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Wine Making
 
arrow Main arrow History arrow Before You Taste arrow Tasting arrow Wine Making
arrow Grapes arrow Food Pairing arrow Events arrow Column arrow Glossary
 
     
 
 
The process of vinification, or wine making, begins with the growing and harvesting of grapes. The quality of the grapes is the single most important factor in determining the quality of the wine. In addition to the variety of grape chosen to harvest, the weather during the growing season and time of harvest play key roles in affecting the final wine product. For example, insufficient heat during the growing season may inhibit the production of sugar, thus inhibiting the conversion to alcohol and negatively impact the overall character of the wine. Furthermore, choosing the right time to harvest is a difficult task that will have a tremendous effect on a wine’s quality. Harvesting too soon will end up with a wine that is too thin and low in alcohol content, mainly due to the lack of time required to produce enough sugar. Harvesting too late will lead to an overproduction of sugar and a wine with lower acidity levels, which will impact the aging ability and overall flavor. Generally, wine grapes are harvested during the heart of the autumn season.
Grapes are generally crushed using a crusher/destemmer machine. Stems are usually removed prior to crushing since they contain a relatively high amount of tannin, which affect the wine’s taste and maturation process. A basic crusher will not separate the stems from the mixture of juice and crushed grapes. Therefore, stems are either manually removed beforehand or mechanically via a crusher/destemmer, especially for red wines. This machine crushes grapes and then filters out most of the stems to be disposed. Since most machines will crush the grapes and stems together, some of the harsh tannins ultimately filter through with the mixture. This juice mixture of crushed grapes, skins, pulp, stems, and seeds is referred as must.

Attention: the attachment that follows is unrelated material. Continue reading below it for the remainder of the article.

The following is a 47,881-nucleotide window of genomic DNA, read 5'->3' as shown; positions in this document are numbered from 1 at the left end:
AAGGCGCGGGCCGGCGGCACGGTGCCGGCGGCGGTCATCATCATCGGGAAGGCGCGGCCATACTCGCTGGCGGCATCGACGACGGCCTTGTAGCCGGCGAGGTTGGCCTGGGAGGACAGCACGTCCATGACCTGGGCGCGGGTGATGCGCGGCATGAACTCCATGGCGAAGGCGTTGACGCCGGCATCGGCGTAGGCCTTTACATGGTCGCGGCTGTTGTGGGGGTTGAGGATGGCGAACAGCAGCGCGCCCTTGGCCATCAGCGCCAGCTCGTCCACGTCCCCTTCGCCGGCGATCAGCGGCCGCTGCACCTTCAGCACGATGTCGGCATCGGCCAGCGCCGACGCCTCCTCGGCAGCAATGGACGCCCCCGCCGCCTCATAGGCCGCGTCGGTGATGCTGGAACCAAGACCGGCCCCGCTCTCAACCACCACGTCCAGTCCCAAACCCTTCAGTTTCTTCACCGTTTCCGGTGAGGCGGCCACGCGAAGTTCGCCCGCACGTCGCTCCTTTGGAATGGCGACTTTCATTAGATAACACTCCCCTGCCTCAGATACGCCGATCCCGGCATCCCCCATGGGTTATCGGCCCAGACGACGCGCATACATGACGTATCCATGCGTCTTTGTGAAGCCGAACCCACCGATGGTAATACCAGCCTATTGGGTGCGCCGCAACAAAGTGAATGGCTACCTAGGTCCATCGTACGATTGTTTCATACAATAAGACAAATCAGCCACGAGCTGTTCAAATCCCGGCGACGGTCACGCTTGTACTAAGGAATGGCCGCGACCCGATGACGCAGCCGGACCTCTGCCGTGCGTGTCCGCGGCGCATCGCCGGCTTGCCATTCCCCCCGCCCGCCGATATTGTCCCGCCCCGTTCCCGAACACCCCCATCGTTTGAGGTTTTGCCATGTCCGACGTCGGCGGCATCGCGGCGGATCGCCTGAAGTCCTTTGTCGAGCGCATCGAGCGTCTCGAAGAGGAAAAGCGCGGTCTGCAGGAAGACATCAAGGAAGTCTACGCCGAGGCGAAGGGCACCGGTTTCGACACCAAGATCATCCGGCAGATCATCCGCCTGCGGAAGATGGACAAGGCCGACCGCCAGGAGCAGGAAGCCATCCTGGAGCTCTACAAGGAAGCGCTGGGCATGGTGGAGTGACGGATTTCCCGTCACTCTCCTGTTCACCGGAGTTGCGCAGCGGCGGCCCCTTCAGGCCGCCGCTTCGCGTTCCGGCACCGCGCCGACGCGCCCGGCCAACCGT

After the crushing stage, the skins and seeds are left mixed with the juice for an extended period of time (anywhere from several hours to several weeks) in a process known as maceration. During this time, much of the wine’s color, flavor, aroma, and tannin content is defined. After maceration, pressing will occur. Generally a wine press is used which extracts the juice from the crushed grapes, leaving behind the rest of the grape. Pressure is carefully applied to the must to avoid crushing the grape seeds and releasing undesirable tannins into the wine. With red wines, grapes are pressed at the end of the maceration and fermentation allowing the broken skins to remain in contact with the juice. On the other hand, grapes are usually pressed immediately after crushing when making white wines.